When it comes to the brain, just how different are men and women? You may have heard that men’s brains are larger. It turns out, there are additional differences in grey matter and brain patterns as well. See what it all means for you and your health.
(Not) All About Size
Although the male brain is 10 percent larger than the female brain, it does not impact intelligence. Despite the size difference, men’s and women’s brains are more alike than they are different. One area in which they do differ is the inferior-parietal lobule, which tends to be larger in men. This part of the brain is linked with mathematical problems, estimating time and judging speed. Another area that was previously debated was the hippocampus, which is associated with memory, but recent studies have found no differences in the hippocampus between genders.
Grey Matter Matters
There is evidence that women have more grey matter in their brains. Grey matter contains cell bodies that help our bodies process information in the brain and is located with regions of the brain that are involved with muscle control and sensory perception. (Bad news for expecting moms: Grey matter decreases during pregnancy, which helps explain “pregnancy brain.”) That said, women have been found to use more white matter, which connects processing centers, while men use more grey matter. This could explain why men tend to excel at task-focused projects, while women are more likely to excel at language and multitasking.
In studies examining connections within the brain, it has been found that women tend to have stronger connections side to side, which could lead to better intuitive thinking, analyzing, and drawing of conclusions. Men, on the other hand, tend to have stronger connections from front to back, which can result in heightened perception and stronger motor skills. Recent studies have also suggested that the cerebellum, historically thought only to be involved in the coordination of movement, may be slightly different between the sexes and actually have an effect on behavior and thinking as well.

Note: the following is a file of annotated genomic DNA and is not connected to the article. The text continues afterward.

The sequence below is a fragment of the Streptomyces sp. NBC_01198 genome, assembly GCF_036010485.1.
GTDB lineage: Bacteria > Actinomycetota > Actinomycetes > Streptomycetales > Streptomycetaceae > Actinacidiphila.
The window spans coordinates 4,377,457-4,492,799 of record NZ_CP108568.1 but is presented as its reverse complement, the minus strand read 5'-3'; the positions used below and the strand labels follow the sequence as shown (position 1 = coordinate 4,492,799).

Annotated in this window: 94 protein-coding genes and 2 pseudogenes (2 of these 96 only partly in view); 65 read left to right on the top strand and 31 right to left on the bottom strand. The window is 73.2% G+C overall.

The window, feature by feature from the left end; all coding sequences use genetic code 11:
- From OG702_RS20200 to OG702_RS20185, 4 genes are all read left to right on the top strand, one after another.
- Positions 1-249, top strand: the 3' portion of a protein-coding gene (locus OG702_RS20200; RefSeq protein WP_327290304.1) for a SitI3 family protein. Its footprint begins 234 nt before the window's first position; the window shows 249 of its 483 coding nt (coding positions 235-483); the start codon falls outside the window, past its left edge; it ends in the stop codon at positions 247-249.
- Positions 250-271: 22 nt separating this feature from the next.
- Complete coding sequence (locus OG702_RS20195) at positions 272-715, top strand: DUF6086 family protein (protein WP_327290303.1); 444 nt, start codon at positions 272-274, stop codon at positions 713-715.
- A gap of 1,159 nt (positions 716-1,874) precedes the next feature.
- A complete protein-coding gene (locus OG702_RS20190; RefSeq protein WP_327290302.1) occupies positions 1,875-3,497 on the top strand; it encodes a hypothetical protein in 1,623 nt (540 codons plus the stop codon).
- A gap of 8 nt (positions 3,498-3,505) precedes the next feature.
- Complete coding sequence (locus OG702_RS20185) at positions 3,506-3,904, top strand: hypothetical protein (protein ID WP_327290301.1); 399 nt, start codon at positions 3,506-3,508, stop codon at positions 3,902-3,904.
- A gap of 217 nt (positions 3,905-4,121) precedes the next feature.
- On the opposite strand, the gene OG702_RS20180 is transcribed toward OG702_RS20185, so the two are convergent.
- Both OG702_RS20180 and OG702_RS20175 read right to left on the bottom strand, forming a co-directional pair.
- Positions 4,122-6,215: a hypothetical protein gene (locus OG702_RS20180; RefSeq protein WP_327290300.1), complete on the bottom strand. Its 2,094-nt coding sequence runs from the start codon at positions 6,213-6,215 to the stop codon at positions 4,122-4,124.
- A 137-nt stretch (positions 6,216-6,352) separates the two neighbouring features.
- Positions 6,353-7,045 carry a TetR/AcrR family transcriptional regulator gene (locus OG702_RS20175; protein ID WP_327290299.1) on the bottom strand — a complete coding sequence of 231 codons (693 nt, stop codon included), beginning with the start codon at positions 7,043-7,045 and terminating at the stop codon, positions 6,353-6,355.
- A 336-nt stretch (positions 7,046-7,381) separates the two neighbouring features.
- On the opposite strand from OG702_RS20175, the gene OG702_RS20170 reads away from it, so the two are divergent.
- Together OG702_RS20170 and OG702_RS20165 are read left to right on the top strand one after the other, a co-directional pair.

In addition to brain-processing patterns, men and women have different brain chemistry. While both process the same neurochemicals, they process them differently. For example, serotonin (which is connected to happiness and depression) does not process the same in women. This could help explain why women are more susceptible to anxiety and depression.
What Does It Mean for Health Risks?
Differences in genetic make-up may lead to a higher risk of developing certain health issues. Although this is a continuing field of research, some correlations may exist between hormones, such as testosterone or estrogen, and particular health conditions. Depression, stress and anxiety, all of which are more common in women, are other factors that can lead to additional health concerns such as stroke. See what this means for your health in the infographic below. (Plus, learn other surprising facts about your brain here.)
– Ian M. Grant, MD, Northwestern Medical Group, Neurology